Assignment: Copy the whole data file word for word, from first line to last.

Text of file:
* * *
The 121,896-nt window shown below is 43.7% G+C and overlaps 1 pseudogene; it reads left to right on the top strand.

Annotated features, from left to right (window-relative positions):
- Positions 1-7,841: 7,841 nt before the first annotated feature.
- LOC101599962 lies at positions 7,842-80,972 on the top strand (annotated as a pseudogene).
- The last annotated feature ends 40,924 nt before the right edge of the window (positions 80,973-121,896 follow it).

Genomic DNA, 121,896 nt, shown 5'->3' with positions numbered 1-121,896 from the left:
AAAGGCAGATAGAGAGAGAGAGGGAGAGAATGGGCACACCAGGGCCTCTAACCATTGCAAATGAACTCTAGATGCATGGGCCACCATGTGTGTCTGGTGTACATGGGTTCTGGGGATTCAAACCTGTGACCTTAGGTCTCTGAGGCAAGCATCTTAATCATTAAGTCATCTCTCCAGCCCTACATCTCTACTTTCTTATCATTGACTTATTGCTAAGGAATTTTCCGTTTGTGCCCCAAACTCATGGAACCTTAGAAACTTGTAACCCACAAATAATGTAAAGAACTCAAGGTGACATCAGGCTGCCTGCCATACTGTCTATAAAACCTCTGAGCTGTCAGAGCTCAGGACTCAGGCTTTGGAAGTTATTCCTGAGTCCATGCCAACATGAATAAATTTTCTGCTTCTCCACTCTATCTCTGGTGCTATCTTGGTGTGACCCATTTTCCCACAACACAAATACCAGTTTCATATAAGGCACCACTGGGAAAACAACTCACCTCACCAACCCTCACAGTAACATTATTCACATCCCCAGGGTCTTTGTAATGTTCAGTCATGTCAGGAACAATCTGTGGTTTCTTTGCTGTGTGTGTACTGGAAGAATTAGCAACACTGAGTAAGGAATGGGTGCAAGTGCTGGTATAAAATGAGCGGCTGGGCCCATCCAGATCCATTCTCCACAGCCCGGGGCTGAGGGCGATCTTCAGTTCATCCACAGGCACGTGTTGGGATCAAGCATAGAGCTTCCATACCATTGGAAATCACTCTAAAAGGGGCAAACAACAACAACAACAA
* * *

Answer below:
The 121,896-nt window shown below is 43.7% G+C and overlaps 1 pseudogene; it reads left to right on the top strand.

Annotated features, from left to right (window-relative positions):
- Positions 1-7,841: 7,841 nt before the first annotated feature.
- LOC101599962 lies at positions 7,842-80,972 on the top strand (annotated as a pseudogene).
- The last annotated feature ends 40,924 nt before the right edge of the window (positions 80,973-121,896 follow it).

Genomic DNA, 121,896 nt, shown 5'->3' with positions numbered 1-121,896 from the left:
AAAGGCAGATAGAGAGAGAGAGGGAGAGAATGGGCACACCAGGGCCTCTAACCATTGCAAATGAACTCTAGATGCATGGGCCACCATGTGTGTCTGGTGTACATGGGTTCTGGGGATTCAAACCTGTGACCTTAGGTCTCTGAGGCAAGCATCTTAATCATTAAGTCATCTCTCCAGCCCTACATCTCTACTTTCTTATCATTGACTTATTGCTAAGGAATTTTCCGTTTGTGCCCCAAACTCATGGAACCTTAGAAACTTGTAACCCACAAATAATGTAAAGAACTCAAGGTGACATCAGGCTGCCTGCCATACTGTCTATAAAACCTCTGAGCTGTCAGAGCTCAGGACTCAGGCTTTGGAAGTTATTCCTGAGTCCATGCCAACATGAATAAATTTTCTGCTTCTCCACTCTATCTCTGGTGCTATCTTGGTGTGACCCATTTTCCCACAACACAAATACCAGTTTCATATAAGGCACCACTGGGAAAACAACTCACCTCACCAACCCTCACAGTAACATTATTCACATCCCCAGGGTCTTTGTAATGTTCAGTCATGTCAGGAACAATCTGTGGTTTCTTTGCTGTGTGTGTACTGGAAGAATTAGCAACACTGAGTAAGGAATGGGTGCAAGTGCTGGTATAAAATGAGCGGCTGGGCCCATCCAGATCCATTCTCCACAGCCCGGGGCTGAGGGCGATCTTCAGTTCATCCACAGGCACGTGTTGGGATCAAGCATAGAGCTTCCATACCATTGGAAATCACTCTAAAAGGGGCAAACAACAACAACAACAA